TORONTO -- To get to the Hockey Hall of Fame ring ceremony on Friday, the seven inductees walked up the stairs into the Great Hall and were greeted by an iconic figure.
There, in his Hockey Hall of Fame blazer, was legendary 82-year-old Scotty Bowman. He was in town for the weekend festivities, and once he found out there was to be a ring ceremony Friday afternoon at the Hall, it was a no-brainer for him to attend.
After all, Bowman coached Sergei Fedorov and Nicklas Lidstrom to Stanley Cup championships with the Detroit Red Wings in 1997, 1998 and 2002. Before that, as coach and general manager of the Buffalo Sabres, he took a chance on Phil Housley when he selected the teenager out of South St. Paul (Minn.) High School with the sixth pick in the 1982 NHL Draft.
All three were touched by Bowman's presence. Fedorov particularly was moved, so much so that he revealed a seldom-told story about Bowman's soft side.
Neither Bowman nor Fedorov could pinpoint the exact season, but there was a spell when the two were together with the Red Wings in the 1990s that was a troublesome time for Fedorov and his then-girlfriend.
Fedorov asked for a brief leave of absence to attend to visit her in Arizona. Bowman granted Fedorov the time off. He didn't miss any games, and he rejoined the Red Wings in Los Angeles a few days later.
"I just wanted to get across that I was one of the first guys that Scotty let in," Fedorov said. "He was a nice human being. He understood our worries and problems. He doesn't behave [like his reputation]. I knew that.
"I had a problem and he let me take care of that. I don't think many of my teammates knew that story. But I wanted to get across that he's a nice man."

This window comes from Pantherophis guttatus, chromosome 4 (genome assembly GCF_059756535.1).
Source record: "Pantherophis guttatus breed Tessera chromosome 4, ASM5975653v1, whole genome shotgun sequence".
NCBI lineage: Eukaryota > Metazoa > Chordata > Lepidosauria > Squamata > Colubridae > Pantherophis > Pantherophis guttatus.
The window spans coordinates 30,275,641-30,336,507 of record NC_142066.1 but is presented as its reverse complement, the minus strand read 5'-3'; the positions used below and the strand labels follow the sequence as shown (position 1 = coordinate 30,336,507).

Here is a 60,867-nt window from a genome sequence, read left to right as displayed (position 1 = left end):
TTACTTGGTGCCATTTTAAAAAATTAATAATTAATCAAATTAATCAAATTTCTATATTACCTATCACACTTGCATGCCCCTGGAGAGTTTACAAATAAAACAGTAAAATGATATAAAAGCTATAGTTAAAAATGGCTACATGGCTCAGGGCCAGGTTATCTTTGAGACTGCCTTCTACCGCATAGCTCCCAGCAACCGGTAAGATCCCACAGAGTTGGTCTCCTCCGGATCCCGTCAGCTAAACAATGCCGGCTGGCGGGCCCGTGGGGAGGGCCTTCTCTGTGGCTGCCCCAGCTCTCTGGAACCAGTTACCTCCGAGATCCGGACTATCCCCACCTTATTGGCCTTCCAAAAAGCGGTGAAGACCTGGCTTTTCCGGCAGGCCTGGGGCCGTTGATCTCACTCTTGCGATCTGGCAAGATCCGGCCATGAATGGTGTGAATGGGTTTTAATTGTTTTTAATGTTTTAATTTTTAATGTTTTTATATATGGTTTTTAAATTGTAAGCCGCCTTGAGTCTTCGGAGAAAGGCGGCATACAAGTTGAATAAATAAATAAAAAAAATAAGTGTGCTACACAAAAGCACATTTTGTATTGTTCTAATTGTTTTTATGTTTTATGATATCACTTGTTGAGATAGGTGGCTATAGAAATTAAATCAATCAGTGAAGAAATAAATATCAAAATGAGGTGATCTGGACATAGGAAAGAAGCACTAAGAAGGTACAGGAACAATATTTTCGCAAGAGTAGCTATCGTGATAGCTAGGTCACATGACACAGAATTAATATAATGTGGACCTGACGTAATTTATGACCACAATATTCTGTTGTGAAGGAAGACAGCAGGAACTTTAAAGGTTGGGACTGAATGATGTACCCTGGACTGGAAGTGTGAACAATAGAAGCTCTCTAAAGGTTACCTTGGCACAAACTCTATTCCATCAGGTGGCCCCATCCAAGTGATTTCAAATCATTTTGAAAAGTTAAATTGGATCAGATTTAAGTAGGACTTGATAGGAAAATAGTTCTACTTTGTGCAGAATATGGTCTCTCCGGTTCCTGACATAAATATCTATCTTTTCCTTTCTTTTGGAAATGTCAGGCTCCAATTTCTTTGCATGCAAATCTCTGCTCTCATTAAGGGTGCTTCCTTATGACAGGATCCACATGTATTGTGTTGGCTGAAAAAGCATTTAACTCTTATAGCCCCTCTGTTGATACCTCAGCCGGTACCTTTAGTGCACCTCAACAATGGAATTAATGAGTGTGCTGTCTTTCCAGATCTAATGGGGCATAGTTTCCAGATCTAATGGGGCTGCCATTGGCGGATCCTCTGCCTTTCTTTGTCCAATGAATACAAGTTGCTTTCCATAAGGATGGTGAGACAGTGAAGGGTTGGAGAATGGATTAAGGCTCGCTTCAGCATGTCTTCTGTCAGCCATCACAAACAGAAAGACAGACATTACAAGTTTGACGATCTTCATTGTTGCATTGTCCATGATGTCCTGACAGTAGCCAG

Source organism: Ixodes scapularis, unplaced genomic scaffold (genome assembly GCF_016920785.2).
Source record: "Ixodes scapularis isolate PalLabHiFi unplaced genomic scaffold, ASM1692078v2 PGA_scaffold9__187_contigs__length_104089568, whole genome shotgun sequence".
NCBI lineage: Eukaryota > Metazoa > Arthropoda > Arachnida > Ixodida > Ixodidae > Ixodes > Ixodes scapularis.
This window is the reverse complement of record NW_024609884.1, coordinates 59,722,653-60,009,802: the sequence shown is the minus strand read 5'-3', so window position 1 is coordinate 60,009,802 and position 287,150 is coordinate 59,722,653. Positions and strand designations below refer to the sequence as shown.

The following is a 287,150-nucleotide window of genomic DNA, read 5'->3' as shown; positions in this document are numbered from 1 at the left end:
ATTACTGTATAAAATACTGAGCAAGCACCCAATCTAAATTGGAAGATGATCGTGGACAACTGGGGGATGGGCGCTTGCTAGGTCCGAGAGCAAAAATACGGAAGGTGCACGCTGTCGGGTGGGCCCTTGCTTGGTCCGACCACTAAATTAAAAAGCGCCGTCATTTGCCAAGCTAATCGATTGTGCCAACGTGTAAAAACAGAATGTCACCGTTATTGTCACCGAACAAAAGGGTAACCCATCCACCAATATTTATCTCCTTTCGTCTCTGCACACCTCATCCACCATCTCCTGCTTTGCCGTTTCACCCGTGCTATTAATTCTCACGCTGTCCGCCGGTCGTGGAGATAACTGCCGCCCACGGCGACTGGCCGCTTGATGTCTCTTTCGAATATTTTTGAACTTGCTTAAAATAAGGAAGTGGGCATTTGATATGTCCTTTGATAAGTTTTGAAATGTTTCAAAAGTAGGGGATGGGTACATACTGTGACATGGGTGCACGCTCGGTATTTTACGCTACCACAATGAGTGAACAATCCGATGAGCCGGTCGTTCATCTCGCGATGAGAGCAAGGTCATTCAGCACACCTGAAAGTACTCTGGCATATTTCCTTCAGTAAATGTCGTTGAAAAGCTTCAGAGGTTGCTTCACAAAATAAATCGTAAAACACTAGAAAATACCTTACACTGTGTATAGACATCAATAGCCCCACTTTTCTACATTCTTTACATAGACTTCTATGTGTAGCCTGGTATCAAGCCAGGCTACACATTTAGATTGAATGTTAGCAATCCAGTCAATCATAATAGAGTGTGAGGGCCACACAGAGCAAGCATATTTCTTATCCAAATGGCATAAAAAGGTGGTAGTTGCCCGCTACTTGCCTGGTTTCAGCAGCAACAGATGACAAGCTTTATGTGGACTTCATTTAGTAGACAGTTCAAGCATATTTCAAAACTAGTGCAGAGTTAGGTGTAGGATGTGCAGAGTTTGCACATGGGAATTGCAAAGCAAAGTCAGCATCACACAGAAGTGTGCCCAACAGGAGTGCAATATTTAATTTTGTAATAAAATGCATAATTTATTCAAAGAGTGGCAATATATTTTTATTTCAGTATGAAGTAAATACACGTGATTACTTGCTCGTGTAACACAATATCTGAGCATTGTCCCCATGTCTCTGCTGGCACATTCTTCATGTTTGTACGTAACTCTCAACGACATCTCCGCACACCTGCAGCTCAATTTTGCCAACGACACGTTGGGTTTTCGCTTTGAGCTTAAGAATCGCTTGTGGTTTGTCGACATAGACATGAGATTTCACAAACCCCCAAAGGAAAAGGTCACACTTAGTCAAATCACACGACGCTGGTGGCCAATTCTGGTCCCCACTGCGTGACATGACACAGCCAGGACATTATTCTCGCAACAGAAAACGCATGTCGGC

Bowman thought highly of Fedorov and his two-way game, so much so that when the team had a shortage on defense, Bowman didn't hesitate to move the center back to the blue line.
There also was the time in 1997-98 when the Red Wings and Fedorov engaged in a lengthy contract dispute. After owner Peter Karmanos (another Hall of Fame inductee as a builder this year) and the Carolina Hurricanes gave Fedorov a front-loaded $38 million, six-year offer sheet, Bowman strongly urged the Red Wings to match the offer to retain Fedorov, which they did.
Bowman, inducted into the Hall in 1991, was asked about his three former players who will be inducted on Monday.
"I didn't have to do much, except open the door," he said. "They were stars.
"Sergei was one of kind. He could play offense and defense.
"Lidstrom and Housley were great defensemen. One [Housley] didn't win a Cup, but it wasn't his fault. To do what he did was so hard. I don't think we'll see a kid out of high school do what he did, score 66 points as a rookie and the next year he scores 31 goals."
Bowman, who won a combined nine Stanley Cups as a coach with the Montreal Canadiens, Pittsburgh Penguins and Red Wings and five more as an executive with the Penguins, Red Wings and Chicago Blackhawks, became emotional as he listened to the three players talk about the importance of his presence at the ceremony.
"When Scotty came to Detroit, we had a good team but we had not won a championship," Lidstrom said. "Having Scotty come in, we realized what it took to become a great team and changed the way we played.
"I had a great experience playing for Scotty."
Housley said, "It is privilege for me because he was the one who gave me a chance and took a chance on me.
"He was an innovator. We didn't win in Buffalo, but we had a lot of good players. This is a chance for me to say thank you to him."
The last word went to Fedorov. He and Lidstrom are the eighth and ninth members of the 2001-02 Red Wings team that gave Bowman his final title as a coach to be elected to the Hall of Fame.
"There were a lot of good moments with Scotty," he said. "But the one moment I will always cherish is the time Scotty let me off for a couple or three days from the team. It's a story that not many know, but I appreciate what he did."